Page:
(vi) Impact: The defeat of the Syndicate-backed candidate and the split in voting loyalty marked a definitive rupture within the Congress Party, leading to its formal split in 1969.

Question 10: Read the passage and answer the questions below:

…Indira Gandhi changed the Congress into highly cerntalised and undemocratic party organisation, from the earlier federal, democratic and ideological formation that Nehru had led…..But this… could not have happened had not Indira Gandhi changed the entire nature of politics. This new, populist politics turned political ideology ……. into a mere electoral discourse, use of various slogans not meant to be translated into government policies…… During its great electoral victories in early 1970s, amidst the celebration, the Congress party as a political organisation died….. — Sudipta Kaviraj

  • (a) What according to the author is the difference between the strategies of Nehru and Indira Gandhi?
  • (b) Why does the author say that the Congress party ‘died’ in the seventies?
  • (c) In what way, did the change in the Congress party affect other political parties also?

Answer 10: (a) According to the author, the difference between the strategies of Nehru and Indira Gandhi lies in their approach to party organization and political ideology. Nehru led a Congress that was federal, democratic, and accommodative of various ideological currents within the party, including opposition voices. In contrast, Indira Gandhi centralized power within the Congress, creating an undemocratic and highly centralized party structure.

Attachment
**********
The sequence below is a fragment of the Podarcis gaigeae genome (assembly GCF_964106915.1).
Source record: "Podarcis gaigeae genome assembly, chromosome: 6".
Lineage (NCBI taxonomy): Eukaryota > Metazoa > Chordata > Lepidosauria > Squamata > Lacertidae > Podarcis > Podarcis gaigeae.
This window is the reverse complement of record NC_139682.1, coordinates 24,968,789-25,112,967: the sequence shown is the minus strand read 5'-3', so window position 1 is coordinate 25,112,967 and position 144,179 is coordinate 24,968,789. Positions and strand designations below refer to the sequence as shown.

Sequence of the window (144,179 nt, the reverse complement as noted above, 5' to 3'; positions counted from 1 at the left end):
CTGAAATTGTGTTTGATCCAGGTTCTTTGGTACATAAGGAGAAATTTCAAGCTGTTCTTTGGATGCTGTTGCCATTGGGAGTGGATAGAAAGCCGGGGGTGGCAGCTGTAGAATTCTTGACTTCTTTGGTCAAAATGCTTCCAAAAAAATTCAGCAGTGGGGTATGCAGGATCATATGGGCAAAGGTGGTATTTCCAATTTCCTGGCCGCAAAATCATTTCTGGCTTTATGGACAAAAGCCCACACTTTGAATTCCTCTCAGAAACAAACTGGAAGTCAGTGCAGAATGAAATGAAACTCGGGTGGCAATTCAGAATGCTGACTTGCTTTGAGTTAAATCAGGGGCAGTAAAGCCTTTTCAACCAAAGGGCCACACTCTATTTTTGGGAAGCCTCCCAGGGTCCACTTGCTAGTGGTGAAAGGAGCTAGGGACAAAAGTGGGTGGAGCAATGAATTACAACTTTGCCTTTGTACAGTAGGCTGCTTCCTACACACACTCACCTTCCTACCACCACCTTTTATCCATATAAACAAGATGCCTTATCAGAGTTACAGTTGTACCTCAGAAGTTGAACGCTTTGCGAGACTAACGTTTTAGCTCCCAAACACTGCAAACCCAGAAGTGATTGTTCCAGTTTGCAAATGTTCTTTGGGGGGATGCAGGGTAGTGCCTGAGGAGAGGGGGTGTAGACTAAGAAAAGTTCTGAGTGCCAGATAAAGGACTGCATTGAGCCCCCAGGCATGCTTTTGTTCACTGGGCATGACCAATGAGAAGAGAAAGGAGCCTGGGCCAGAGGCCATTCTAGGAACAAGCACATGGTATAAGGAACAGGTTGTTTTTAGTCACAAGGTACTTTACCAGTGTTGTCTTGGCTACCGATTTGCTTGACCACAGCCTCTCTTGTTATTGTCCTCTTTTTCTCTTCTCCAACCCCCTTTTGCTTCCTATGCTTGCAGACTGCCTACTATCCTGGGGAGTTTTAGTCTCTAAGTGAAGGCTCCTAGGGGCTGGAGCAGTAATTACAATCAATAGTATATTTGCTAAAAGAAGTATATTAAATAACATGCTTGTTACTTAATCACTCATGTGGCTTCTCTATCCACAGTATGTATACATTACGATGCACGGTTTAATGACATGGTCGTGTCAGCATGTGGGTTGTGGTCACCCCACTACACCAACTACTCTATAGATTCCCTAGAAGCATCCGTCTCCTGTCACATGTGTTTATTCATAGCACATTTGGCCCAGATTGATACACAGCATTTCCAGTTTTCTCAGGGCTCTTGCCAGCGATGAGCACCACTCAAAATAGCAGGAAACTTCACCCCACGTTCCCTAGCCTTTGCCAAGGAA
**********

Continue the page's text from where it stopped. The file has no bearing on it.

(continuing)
(b) The author says that the Congress party ‘died’ in the seventies because Indira Gandhi’s was behaving authoritarian. They centralized all the powers of the Congress to their own or some counted hardcore supporters. They formed the cabinet and the party in an arbitrary manner. The phase of debate and discussion within the party ended. Opponents were crushed practically, and emergency was declared in 1975. Coercive sterilization programs were carried out. Many national and popular leaders were put in jail.

(c) Due to changes in the Congress party, mutual unity increased among other parties. They formed non-Congress and non-socialist organizations. They supported Jayaprakash Narayan’s complete revolution. Hidden assistance was provided to the families of those who were imprisoned. National self-respect increased. Many groups from Congress moved away and came before people as the Janata Party. In the 1977 elections, opposition parties swept away Congress.